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Publisher's Summary

In the last 30 years of his life, Albert Einstein searched for a unified theory - a theory which could describe all the forces of nature in a single framework. But the time was not right for such a discovery in Einstein's day.

Neither was the time right when, in 1988, Professor Stephen Hawking wrote A Brief History of Time, in which he took us on a journey through classical physics, Einstein's theory of relativity, quantum physics and string theory in order to explain the universe that we live in. He concluded, like Einstein, that science may soon arrive at the long sought after 'Theory of Everything'.

In this groundbreaking new work, Professor Hawking and renowned science writer Leonard Mlodinow have drawn on 40 years of Hawking's own research and a recent series of extraordinary astronomical observations and theoretical breakthroughs to reveal an original and controversial theory. They convincingly argue that scientific obsession with formulating a single new model may be misplaced, and that by synthesising existing theories we may discover the key to finally understanding the universe's deepest mysteries.

Written with the clarity and lively style for which Hawking is famous, The Grand Design is an account of Hawking's quest to fuse these different strands of scientific theory. It examines the differences between past and future, explains the nature of reality and asks an all-important question: How far can we go in our search for understanding and knowledge?

©2010 Stephen W Hawking and Leonard Mlodinow (P)2010 Random House AudioBooks

What members say

Average Customer Ratings

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  • Ian
  • Nedlands, Australia
  • 09-17-12

The Modern View of Cosmology

Would you recommend this audiobook to a friend? If so, why?

I would definitly recommend this book to anybody who needs a concise view of the current understanding of the origin of the universe, space and time.

What did you like best about this story?

The explanation of quantum physics was understandable and fun.

What about Steve West’s performance did you like?

The reader did a great job of clearly presenting the material covered in this book.

Any additional comments?

If you wish to know about multiverses this is a good starting point.

1 of 1 people found this review helpful

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  • Tim
  • Upper Caboolture, Australia
  • 09-19-12

Great book, but...

How could the performance have been better?

The narrator seemed not to have a feel for the subject. His emphases were the same in every sentence and thus his delivery was worse than boring, it was distracting in its implacable pacing. Tried to listen to this a second time but couldn't finish it.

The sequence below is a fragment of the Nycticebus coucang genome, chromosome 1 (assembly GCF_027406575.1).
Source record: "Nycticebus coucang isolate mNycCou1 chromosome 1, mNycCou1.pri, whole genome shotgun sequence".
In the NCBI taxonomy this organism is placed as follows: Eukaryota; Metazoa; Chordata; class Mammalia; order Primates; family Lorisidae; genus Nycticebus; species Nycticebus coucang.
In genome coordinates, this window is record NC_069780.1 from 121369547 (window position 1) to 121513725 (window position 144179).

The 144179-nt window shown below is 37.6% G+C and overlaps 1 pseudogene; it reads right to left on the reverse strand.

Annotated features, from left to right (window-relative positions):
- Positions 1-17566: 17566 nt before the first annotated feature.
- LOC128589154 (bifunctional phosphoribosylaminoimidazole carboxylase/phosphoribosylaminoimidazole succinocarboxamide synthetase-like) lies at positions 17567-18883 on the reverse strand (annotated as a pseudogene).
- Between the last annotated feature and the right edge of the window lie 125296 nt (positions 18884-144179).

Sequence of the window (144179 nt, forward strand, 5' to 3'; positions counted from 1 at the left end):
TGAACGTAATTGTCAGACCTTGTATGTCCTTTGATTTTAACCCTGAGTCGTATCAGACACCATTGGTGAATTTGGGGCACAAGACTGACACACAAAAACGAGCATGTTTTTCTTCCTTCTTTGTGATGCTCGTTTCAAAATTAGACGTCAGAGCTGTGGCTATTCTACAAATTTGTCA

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  • Frank
  • 10-04-10

Fantastic, thought provoking book

This is one of the most interesting a thought provoking books I have ever read. Some of the concepts are so mind blowing I had to listen twice to even begin to understand. The books gives a very readable overview of the current thinking on the theory of 'life, the universe and everything'.

3 of 3 people found this review helpful

  • Overall
  • Athula
  • 10-07-10

The Grand Design a great book but read badly!

This is an excellent book, but the audio version read by Steve West is a let down. The publishers should know better (by now), in compiling audio books, just reading very fast (so that it can finish quickly -- why is the hurry) does not work well. Steve West's reading is like a running train (each compartment (i.e. sentence) seem to wobble in between and raises and plonk with the next. As the concepts described in the book needs understanding (i.e. putting together in mind analytically with the previously assimilated hard facts). So the running train with um-ha-ha would not help. I strongly suggest to buy the printed version of the book instead of this audio version.

13 of 16 people found this review helpful

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  • S. Morris
  • 03-19-15

Written by physicists for physicists.

Having been a long time admirer of Hawkins work and watched several documentaries covering the various theories he expounds I figured that I should get hold of "The Grand Design" as I felt sure it would be a fascinating and informative read. After all, you can't go wrong with a book co-written by Stephen Hawking, right?

Umm ... wrong!

As much as I hate to cast a negative opinion on anything Hawkins does I have to say that this book is almost incomprehensible to the humble ordinary reader like myself. I hope this doesn't place me in the lower end of the intelligence pool but honesty must prevail here when I say I found the book horribly complicated and almost unreadable. I was going to quit the book on more than one occasion which would be a total first on any of the close to 200 books I've read on Audible. It was probably the short (like Einstein stated, that term is relative) 4 hour length of this title that was the only factor that got me through to the end.

Did I learn anything Well, a lot of history and some theology which wasn't what I really signed up for when I purchased this book. Unfortunately a significant proportion of this book is taken up with various histories of how humanity viewed the universe along with many of the theological doctrines too. In the early section of this book every time a new person was mentioned their year of birth and death were also mentioned. This began to read more like a history journal than getting to the key elements of the physics. Perhaps a brief background in how we came by or used to believe how the universe worked would have been fine but this went on far too long and were often obscure and irrelevant examples and only padded out the narrative.

The essence of the problem I have with this book is the fact that it is apparently written for mass market consumption and yet it is so complex as to be indigestible to the average reader who does not have a strong background in quantum physics. What I had really hoped for was that the principles and theories would've been written in such a way as to give the average reader fascinating and comprehensible insights into the way the universe works. Instead we get a book written by physicists for physicists. Given the wonderfully presented documentaries on this subject you see on TV and how they've been carefully presented to allow the lay person to grasp many of the presented ideas I am disappointed that this book was unable to do this.